The family worked industriously on their farm and existed on what "garden truck" they could raise, which fare was supplemented by a plentiful supply of game. In 1833 the Russell brothers built a mill at the lower end of the intervale. Here they sawed lumber for the valley and made trips to Portland to haul lumber to market. At Portland they could procure supplies for their families. On these trips they would also bring back goods for the traders at Conway, and this helped to pay expenses. They managed to subsist by such activities and by farming. Happily and contentedly they lived, and made what improvements they could in addition to their regular tasks.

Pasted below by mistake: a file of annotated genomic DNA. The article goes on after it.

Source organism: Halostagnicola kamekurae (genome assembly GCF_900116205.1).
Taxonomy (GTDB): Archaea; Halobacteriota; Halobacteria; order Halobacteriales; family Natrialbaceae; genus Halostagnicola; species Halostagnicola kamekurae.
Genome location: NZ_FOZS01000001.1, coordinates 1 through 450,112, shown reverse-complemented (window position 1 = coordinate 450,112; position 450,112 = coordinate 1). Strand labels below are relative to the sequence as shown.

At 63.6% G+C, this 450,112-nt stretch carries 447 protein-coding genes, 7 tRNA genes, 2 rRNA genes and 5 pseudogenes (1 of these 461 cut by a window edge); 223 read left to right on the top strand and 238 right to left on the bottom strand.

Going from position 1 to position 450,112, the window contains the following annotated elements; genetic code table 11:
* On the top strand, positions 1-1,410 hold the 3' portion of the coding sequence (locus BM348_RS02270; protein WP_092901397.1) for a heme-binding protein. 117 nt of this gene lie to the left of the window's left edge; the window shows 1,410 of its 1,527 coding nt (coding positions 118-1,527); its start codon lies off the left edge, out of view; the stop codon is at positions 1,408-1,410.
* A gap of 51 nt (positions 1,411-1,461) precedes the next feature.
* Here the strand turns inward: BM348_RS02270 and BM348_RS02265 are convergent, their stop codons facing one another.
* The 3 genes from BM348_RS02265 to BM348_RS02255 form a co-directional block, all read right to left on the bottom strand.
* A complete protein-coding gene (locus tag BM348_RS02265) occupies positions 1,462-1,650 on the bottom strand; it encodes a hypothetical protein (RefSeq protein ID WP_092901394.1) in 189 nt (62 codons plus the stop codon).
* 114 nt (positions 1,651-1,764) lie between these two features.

Austin George had fourteen children, the first three of whom are buried in the Russell Cemetery in the Albany Intervale. Daniel George, a son of the pioneer, had a daughter, Eliza Morse George, who married Amzi Russell, son of Thomas Russell. Mrs. Russell lived to be over ninety years old. She kept a manuscript from which were taken not a few of the facts here recorded. The children of Amzi and Eliza Morse (George) Russell were Martha George Russell, who married Celon Russell Swett; Thirza Russell, who married Andrew J. Lord; Mary Russell, who died young; Ruth Priscilla Russell, who married Thomas Alden Colbath and lives in the historic old George homestead, and who for many years was Postmistress; and Flora Emma Russell, who never married. To Mrs. Colbath the present writer is deeply indebted for access to the Russell Manuscript and for letters supplementing the account given in said manuscript. Mrs. Colbath, as her acquaintances can testify, is a woman of superior intellectual ability and moral excellence, and scores of people, in many states, take pride in calling her their friend.